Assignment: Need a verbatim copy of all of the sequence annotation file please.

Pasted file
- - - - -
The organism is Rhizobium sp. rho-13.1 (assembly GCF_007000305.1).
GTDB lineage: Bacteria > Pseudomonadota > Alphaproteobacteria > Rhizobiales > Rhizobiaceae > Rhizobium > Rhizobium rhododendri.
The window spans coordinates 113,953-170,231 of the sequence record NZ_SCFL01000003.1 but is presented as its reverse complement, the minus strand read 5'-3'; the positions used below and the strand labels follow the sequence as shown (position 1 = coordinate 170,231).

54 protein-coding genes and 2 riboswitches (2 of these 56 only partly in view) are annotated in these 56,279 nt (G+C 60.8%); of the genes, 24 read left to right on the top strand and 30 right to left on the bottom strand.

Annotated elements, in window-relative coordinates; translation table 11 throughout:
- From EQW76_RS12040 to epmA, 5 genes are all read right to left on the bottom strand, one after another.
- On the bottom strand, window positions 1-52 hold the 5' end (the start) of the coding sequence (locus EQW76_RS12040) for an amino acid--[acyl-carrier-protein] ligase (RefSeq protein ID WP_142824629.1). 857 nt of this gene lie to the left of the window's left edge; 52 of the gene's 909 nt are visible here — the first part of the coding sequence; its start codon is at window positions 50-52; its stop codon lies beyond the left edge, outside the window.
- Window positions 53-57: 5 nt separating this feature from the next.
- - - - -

The organism is Rhizobium sp. rho-13.1 (assembly GCF_007000305.1).
GTDB lineage: Bacteria > Pseudomonadota > Alphaproteobacteria > Rhizobiales > Rhizobiaceae > Rhizobium > Rhizobium rhododendri.
The window spans coordinates 113,953-170,231 of the sequence record NZ_SCFL01000003.1 but is presented as its reverse complement, the minus strand read 5'-3'; the positions used below and the strand labels follow the sequence as shown (position 1 = coordinate 170,231).

54 protein-coding genes and 2 riboswitches (2 of these 56 only partly in view) are annotated in these 56,279 nt (G+C 60.8%); of the genes, 24 read left to right on the top strand and 30 right to left on the bottom strand.

Annotated elements, in window-relative coordinates; translation table 11 throughout:
- From EQW76_RS12040 to epmA, 5 genes are all read right to left on the bottom strand, one after another.
- On the bottom strand, window positions 1-52 hold the 5' end (the start) of the coding sequence (locus EQW76_RS12040) for an amino acid--[acyl-carrier-protein] ligase (RefSeq protein ID WP_142824629.1). 857 nt of this gene lie to the left of the window's left edge; 52 of the gene's 909 nt are visible here — the first part of the coding sequence; its start codon is at window positions 50-52; its stop codon lies beyond the left edge, outside the window.
- Window positions 53-57: 5 nt separating this feature from the next.